Jail for inciting race-hate violence as NSW caves in to pressure

Sam Buckingham-Jones
Wednesday June 6
The Australian

The NSW government has implemented what it says are the toughest laws in the country against inciting racial and religious violence, caving in to pressure from ethnic and community groups six months after it ruled out the move.

People who threaten or incite violence against others based on race, religion or sexuality will face up to three years in jail in NSW under the changes announced by state Attorney-General Mark Speakman. It toughens anti-­discrimination legislation that has resulted in no prosecutions in almost 30 years.

Mr Speakman acknowledged existing provisions in the Anti-Discrimination Act were “ineffective” and had allowed some people to escape punishment for acts that encouraged violence.

The change was welcomed by Keep NSW Safe, an alliance of 31 community organisations and leaders who said they had worked for three years to have the outdated laws changed.

“The law was so convoluted as to be completely unworkable,” Keep NSW Safe spokesman Vic Alhadeff said. “There has not been a single prosecution. Either we live in Disneyland, or it doesn’t work.”

The issue was the subject of a lengthy inquiry headed by the former president of the NSW Anti-Discrimination Board, Stepan Kerkyasharian, who released a report last year.

In 2015, radical Islamic preacher Ismail al-Wahwah, leader of extremist political party Hizb ut-Tahrir, avoided prosecution after calling for Muslims to wipe out the Jewish race.

“The ember of jihad against the Jews will continue to burn,” he said in a translated excerpt of a speech. “Judgment day will not come until the Muslims fight the Jews … tomorrow you Jews will see what will become of you — an eye for an eye, blood for blood, destruction for destruction.”

Mr Speakman announced a new offence would be added to the state’s Crimes Act, replacing protections legislated by the Greiner Liberal government in 1989. It is a reversal of Mr Speakman’s position in December when he said there were “no plans” to amend section 20D of the Anti-Discrimination Act.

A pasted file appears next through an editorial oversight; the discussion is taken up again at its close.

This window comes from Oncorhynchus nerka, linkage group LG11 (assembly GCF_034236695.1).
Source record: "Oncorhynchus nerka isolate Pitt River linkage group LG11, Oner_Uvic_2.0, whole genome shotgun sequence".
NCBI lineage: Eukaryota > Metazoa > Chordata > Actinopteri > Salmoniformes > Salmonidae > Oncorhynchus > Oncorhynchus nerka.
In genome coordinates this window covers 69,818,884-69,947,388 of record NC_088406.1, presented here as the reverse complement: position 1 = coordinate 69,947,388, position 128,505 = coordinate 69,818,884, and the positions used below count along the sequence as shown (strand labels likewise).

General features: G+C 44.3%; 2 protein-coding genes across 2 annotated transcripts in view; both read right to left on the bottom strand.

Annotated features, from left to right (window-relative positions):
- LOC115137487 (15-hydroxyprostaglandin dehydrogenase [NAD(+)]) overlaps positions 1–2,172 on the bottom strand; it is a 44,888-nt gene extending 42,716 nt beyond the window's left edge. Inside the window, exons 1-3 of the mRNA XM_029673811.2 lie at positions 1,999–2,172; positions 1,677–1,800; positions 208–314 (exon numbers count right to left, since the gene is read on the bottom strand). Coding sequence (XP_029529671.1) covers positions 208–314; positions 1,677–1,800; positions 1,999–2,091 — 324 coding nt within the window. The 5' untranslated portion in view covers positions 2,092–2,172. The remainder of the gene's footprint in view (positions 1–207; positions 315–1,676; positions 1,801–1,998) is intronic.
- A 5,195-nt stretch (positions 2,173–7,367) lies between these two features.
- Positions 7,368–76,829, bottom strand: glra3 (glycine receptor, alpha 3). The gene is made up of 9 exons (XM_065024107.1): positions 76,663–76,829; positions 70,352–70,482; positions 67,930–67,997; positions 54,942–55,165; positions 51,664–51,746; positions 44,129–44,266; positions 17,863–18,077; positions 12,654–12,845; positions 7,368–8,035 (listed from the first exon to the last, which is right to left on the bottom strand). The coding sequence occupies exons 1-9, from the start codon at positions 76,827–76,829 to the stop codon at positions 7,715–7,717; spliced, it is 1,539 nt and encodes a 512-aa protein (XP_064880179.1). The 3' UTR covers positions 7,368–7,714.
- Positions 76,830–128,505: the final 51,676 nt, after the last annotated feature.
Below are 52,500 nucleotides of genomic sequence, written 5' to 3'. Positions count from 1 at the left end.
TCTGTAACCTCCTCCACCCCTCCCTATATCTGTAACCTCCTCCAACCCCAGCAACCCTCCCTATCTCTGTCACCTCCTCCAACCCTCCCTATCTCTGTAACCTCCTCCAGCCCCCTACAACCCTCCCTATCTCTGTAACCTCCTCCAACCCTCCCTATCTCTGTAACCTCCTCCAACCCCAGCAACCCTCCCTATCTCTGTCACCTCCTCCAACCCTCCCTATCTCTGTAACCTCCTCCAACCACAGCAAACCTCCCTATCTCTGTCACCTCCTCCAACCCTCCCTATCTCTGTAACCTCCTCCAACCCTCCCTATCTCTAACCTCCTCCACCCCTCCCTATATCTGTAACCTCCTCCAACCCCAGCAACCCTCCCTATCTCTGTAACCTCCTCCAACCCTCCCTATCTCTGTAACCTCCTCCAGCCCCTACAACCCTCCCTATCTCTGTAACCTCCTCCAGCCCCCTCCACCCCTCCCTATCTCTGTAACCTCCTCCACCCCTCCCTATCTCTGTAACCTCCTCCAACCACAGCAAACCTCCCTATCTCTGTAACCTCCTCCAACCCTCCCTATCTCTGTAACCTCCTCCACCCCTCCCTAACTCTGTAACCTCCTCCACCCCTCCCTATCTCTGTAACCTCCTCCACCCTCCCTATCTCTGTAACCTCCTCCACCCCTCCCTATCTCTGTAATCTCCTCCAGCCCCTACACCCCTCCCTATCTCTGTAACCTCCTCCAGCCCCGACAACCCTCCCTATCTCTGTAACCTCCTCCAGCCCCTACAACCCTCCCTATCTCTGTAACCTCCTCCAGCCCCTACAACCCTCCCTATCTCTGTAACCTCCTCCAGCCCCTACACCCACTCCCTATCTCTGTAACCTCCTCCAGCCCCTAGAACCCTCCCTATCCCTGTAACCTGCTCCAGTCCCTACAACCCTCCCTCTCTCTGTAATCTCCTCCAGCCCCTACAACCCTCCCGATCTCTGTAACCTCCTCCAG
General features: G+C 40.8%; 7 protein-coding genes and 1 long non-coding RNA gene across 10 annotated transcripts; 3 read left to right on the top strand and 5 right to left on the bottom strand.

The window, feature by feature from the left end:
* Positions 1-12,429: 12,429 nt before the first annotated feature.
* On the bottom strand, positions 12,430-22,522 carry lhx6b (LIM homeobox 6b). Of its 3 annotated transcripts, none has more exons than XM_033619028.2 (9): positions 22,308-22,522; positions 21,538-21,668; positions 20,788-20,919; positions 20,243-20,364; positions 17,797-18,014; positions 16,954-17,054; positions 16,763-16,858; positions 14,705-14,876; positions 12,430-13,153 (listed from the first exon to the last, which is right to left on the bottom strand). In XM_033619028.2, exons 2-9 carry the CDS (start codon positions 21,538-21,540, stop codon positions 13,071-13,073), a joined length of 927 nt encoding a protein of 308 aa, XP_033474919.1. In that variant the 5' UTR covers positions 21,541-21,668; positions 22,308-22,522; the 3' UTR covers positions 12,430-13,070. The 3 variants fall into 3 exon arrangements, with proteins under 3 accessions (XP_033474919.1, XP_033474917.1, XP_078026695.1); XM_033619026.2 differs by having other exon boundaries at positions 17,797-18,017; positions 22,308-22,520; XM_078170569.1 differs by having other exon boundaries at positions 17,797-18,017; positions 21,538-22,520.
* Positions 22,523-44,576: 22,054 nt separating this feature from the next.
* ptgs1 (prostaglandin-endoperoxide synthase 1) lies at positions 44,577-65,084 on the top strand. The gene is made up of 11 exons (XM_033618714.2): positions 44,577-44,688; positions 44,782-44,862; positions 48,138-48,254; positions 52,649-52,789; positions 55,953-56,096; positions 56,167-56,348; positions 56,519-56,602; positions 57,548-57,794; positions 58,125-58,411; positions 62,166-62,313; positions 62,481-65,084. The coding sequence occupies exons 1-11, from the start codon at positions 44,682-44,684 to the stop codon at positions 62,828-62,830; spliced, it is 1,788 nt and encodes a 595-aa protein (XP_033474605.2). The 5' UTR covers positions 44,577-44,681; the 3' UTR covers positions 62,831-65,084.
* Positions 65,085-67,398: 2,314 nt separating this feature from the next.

Yesterday, he said the offence of “publicly threatening or inciting violence” on grounds of race, religious affiliation, sexual orientation, gender identity, intersex or HIV/AIDS status would include a maximum penalty of three years’ jail and a fine of $11,000. It replaces the existing maximum sentence of six months.

“People who incite violence are a threat to community safety,” Mr Speakman said. “If passed, these laws will help protect individuals and groups from being targeted by cowards who seek to cause physical harm to innocent people. We’re not saying people can’t have opinions or express their views, but if they cross the line into threatening and inciting violence they will not go unpunished.”

Mr Alhadeff it was “not about curbing free speech” but public safety. “The government needs to be commended for plugging this gap. It makes every resident of NSW safer. That’s what motivated thousands of Australians to unite on this.”

Opposition Leader Luke Foley said: “For too long some in the Liberal Party have confused freedom of speech with race hate. The law should make it very clear there is no room for words that incite violence against a person on the basis of their race, religion or sexuality.”

Opposition justice spokesman Paul Lynch said the “government is finally adopting our position”.